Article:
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A Conversation about Identity, Differences and Community

Author Xochitl Dixon talked with Really blog manager Carla Foote about her journey of growing in understanding her identity in Christ as a person who struggles with chronic pain. Their conversation also included how Xochitl helped her own kids have a foundation of knowing they are created in God’s image. Her work includes devotionals and children’s books. She helps us all learn and celebrate our differences and our value.


A Conversation about Identity, Differences and Community

With Xochitl Dixon

Tell us the background of your first children’s book, Different Like Me. Quite a few years elapsed between when you wrote the book and when it was published.

I became a Christian in 2001, when my son Xavier was in Kindergarten. My husband is Black. I’m Mexican-American. One day, my biracial son came home from school and told me someone had called him a racial slur. It was the first time something like that had happened when I wasn’t with him. As a new Christian, I wanted to respond in a way that honored Jesus. I wanted to teach my son to respond in love. But I was still healing from my own racial trauma. I was still learning about my own identity in Christ. I was still trying to figure out how I could honor God by celebrating the things that made me different, as well as the things that made me similar to other people God made.

As I prayed for wisdom, God gave me a poem that became the book Different Like Me. The message was a celebration of our differences and our sameness as God’s beautifully diverse and purposefully connected image-bearers. I wrote Different Like Me for my son, but God used the message to begin healing my heart and helping me become secure in my identity as His beloved child.

Fifteen years later, as I trusted God’s plan and pace with my writing and my chronic pain and fatigue, God blessed me with the opportunity to serve as an Our Daily Bread writer. I wrote my first devotional book for Our Daily Bread, Waiting for God: Trusting Daily in God’s Plan and Pace, in 2018. A few months after I submitted that manuscript, several publishers were interested in the children’s book about differences. In August 2020, two decades after I wrote the first draft, Different Like Me released with Our Daily Bread Publishing. That same month, our country was dividing over issues of racism, inequity, and injustice after the murder of George Floyd. God saved Different Like Me for its perfectly timed release. And God has been using this picture book to create a safe space for adults and children to begin healing while learning about God’s intentional plan for diversity, inclusion, and valuing all of God’s image-bearers.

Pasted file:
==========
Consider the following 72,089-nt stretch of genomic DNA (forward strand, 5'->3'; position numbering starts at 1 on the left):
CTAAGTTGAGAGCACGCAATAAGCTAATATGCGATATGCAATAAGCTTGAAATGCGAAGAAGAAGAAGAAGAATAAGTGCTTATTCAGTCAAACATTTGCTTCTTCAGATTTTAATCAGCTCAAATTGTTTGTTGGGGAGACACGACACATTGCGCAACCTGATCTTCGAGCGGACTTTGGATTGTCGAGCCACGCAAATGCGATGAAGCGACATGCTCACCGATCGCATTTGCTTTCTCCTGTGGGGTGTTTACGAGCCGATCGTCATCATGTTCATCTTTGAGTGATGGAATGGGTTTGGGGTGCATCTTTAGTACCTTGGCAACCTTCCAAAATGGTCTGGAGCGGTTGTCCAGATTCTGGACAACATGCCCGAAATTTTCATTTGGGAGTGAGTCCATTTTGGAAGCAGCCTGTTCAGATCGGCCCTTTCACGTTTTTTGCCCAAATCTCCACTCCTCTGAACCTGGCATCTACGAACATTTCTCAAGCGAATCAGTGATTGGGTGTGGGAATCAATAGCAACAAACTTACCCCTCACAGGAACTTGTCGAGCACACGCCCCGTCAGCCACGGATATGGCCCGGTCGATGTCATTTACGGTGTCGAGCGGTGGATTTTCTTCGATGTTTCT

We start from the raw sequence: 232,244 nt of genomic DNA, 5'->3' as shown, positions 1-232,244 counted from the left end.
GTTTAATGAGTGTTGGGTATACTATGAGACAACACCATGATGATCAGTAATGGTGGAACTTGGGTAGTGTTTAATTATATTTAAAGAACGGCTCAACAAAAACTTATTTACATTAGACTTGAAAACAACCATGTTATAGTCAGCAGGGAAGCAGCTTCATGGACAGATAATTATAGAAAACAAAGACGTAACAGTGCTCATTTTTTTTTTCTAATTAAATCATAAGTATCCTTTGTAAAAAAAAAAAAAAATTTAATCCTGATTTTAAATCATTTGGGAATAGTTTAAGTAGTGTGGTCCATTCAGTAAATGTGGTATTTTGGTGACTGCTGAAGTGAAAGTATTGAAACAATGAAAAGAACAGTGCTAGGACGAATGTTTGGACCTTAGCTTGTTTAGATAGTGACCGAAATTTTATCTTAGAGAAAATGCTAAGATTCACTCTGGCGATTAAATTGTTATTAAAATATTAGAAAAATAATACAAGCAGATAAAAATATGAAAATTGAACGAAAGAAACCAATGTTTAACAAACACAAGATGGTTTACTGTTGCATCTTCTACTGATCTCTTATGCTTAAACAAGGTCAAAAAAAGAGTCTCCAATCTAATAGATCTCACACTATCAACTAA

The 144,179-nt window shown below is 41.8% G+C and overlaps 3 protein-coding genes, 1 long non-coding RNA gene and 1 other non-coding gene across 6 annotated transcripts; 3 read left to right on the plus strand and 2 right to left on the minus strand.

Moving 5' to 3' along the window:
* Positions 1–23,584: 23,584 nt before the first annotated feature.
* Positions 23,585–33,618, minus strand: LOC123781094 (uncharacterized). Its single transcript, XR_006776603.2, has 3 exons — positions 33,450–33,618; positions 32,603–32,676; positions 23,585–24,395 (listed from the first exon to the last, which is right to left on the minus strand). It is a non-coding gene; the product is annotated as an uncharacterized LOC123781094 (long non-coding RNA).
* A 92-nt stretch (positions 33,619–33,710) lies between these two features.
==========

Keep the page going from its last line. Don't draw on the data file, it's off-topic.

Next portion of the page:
You mentioned that the impetus for the children’s book was your son’s identity, and that at the same time, you were also working through your identity in Christ and how God created you. Your unique story includes living with chronic pain, fatigue, and limited mobility that impacts your life on a daily basis. What is your vision for children and adults who read your books?

I invite readers to celebrate diversity, embrace our sameness as God’s image-bearers, and normalize inclusion. My hope is that we can get beyond using people with differences as tokens, sideline images, or sidekicks, as more than just poster children or photo opportunities. I want to affirm the biblical truth that God intentionally created all people to be diverse so we can work together. Every child and adult God made is different and special, and has value to God and to our communities.